The White-bearded Manakin is a small passerine bird which breeds in tropical South America. It is a small, plump bird about 10.7 centimeters.

It is found from Guayanas, Colombia, Venezuela, eastern Ecuador, northern Bolivia, northeast Argentina, Paraguay and southern Brasil. In Colombia it is up to 1900 m above sea level (generally less than 1000m). It is located in the north of Colombia from the mouth of the Sinú River to the east to the Guajira, to the south to the lower valley of the Cauca River, the middle valley of the Magdalena River, the Serranía of Perijá and the north of the Cordillera Oriental to the altitude of the municipality of Barbosa in the department of Santander. Also to the east of the Andes and in the southwest of the department of Cauca and west of Nariño.

Like others manakins, the White-bearded manakin is a compact, brightly coloured forest bird,

The adult male has a black crown, upper back, wings and tail, and the plumage is otherwise white. He has orange legs, the female and young males are olive-green.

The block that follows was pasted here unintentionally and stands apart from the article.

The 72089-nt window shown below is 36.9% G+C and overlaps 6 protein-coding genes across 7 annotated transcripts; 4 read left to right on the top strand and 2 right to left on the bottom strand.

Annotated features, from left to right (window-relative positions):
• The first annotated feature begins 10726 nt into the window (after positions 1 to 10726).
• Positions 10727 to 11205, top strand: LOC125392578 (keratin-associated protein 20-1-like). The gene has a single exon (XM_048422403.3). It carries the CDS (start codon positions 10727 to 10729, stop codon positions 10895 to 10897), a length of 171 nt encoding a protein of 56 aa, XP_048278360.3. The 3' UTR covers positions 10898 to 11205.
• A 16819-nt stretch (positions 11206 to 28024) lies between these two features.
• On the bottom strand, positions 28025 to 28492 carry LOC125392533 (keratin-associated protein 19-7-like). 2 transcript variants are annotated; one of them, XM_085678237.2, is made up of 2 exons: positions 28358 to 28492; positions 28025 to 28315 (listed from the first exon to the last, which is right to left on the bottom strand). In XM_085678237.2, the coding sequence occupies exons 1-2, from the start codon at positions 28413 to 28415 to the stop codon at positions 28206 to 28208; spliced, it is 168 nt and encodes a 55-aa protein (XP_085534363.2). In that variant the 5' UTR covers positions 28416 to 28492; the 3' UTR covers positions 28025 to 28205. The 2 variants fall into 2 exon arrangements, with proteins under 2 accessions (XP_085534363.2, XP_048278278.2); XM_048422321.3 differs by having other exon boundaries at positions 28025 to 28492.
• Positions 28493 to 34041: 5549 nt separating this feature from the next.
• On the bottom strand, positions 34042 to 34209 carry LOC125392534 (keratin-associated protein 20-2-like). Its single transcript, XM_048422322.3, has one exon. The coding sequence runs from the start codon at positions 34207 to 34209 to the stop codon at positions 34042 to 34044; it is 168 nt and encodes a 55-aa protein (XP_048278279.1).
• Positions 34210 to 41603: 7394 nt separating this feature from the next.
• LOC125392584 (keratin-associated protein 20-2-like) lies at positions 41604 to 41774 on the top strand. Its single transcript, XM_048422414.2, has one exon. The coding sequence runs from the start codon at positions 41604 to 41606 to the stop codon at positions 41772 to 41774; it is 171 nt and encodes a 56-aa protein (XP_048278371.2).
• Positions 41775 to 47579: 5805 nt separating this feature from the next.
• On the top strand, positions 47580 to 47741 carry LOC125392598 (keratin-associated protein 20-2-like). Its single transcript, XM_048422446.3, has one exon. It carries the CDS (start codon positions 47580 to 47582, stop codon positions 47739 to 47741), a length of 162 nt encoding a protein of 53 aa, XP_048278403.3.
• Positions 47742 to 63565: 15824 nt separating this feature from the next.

One the manakin loudest and best known leks markers.

The male white-bearded manakin has a fascinating breeding display at a communal lek. Each male clears a patch of forest floor to bare earth, and perches on a bare stick. The display consists of rapid leaps between sticks and the ground, accompanied by a loud wing snap, the whirring of the wings, and a chee-poo call. Groups of up to 70 birds may perform together, the largest leks being in Trinidad. The female builds a shallow cup nest low in a tree; two brown-mottled white eggs are laid, and incubated entirely by the female for about 18–19 days, with a further 13–15 days to fledging. The young are fed mainly on regurgitated fruit with some insects.

This bird has a very wide range, is fairly common and is presumed to have a large total population. The population trend is thought to be stable and the International Union conservation of nature has rated the bird’s conservation status as being of least concern.